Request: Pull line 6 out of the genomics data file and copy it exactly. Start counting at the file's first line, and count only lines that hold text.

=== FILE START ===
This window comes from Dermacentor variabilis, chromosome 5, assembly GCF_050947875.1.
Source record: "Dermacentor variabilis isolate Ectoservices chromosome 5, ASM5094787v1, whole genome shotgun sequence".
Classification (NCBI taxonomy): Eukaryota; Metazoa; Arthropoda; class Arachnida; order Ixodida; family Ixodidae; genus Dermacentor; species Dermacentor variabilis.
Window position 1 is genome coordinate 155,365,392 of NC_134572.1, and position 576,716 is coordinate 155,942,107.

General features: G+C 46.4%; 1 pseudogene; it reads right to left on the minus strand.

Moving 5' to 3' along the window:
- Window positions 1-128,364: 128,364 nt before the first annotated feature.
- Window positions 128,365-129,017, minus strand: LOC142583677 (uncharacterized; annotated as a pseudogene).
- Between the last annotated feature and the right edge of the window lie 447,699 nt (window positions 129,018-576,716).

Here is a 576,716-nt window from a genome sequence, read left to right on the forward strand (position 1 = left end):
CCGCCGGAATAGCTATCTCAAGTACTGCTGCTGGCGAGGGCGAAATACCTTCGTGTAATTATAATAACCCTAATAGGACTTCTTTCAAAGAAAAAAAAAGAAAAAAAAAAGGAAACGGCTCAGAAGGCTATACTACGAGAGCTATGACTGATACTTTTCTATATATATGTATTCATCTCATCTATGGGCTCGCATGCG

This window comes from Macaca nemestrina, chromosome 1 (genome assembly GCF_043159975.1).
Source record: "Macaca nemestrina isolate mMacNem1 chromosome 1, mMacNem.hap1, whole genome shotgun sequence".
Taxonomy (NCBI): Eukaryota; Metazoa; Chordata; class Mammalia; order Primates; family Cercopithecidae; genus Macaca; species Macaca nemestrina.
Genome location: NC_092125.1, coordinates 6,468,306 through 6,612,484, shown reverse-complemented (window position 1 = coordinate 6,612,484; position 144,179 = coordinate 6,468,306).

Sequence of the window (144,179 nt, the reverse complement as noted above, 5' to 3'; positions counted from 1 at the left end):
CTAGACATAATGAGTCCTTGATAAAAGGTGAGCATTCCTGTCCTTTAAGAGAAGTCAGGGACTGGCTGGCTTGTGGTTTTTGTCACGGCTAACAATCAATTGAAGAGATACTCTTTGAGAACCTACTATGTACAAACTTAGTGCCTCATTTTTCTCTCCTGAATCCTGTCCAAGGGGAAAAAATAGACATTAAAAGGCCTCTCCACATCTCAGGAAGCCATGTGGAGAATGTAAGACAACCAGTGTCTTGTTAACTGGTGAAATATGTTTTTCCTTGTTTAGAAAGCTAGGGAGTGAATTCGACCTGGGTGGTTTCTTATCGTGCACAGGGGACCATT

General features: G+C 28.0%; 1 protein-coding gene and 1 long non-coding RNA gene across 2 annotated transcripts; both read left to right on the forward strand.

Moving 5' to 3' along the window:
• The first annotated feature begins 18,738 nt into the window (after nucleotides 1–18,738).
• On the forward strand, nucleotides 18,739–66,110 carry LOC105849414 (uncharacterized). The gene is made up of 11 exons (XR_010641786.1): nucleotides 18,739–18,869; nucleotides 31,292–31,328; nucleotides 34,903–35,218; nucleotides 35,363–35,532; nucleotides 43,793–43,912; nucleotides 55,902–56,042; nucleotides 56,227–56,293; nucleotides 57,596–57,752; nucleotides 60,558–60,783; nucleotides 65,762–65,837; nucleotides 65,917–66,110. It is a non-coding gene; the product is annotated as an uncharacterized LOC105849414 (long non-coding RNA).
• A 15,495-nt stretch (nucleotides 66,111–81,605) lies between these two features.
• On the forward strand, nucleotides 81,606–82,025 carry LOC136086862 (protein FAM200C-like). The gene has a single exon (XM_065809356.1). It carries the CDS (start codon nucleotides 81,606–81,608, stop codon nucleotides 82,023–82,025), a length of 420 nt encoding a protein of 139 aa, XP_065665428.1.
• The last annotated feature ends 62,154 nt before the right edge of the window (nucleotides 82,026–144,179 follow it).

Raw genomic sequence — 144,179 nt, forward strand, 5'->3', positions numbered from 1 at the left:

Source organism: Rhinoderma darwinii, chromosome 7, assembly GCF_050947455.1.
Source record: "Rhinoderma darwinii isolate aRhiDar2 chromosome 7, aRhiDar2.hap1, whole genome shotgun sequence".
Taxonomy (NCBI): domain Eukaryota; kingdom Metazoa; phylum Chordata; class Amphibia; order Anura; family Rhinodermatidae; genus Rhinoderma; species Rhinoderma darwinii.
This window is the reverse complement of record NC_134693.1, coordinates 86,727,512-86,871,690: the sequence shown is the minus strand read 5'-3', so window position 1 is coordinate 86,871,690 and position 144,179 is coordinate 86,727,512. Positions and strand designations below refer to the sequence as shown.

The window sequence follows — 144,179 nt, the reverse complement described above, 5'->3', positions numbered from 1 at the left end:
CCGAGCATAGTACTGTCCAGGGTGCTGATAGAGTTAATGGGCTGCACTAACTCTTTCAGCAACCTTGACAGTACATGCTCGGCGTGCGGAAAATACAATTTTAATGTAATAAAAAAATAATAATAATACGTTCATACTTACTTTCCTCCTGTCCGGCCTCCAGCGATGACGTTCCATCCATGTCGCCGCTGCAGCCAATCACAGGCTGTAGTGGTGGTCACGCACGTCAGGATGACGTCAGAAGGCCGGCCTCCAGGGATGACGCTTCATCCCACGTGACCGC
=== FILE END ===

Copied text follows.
Moving 5' to 3' along the window: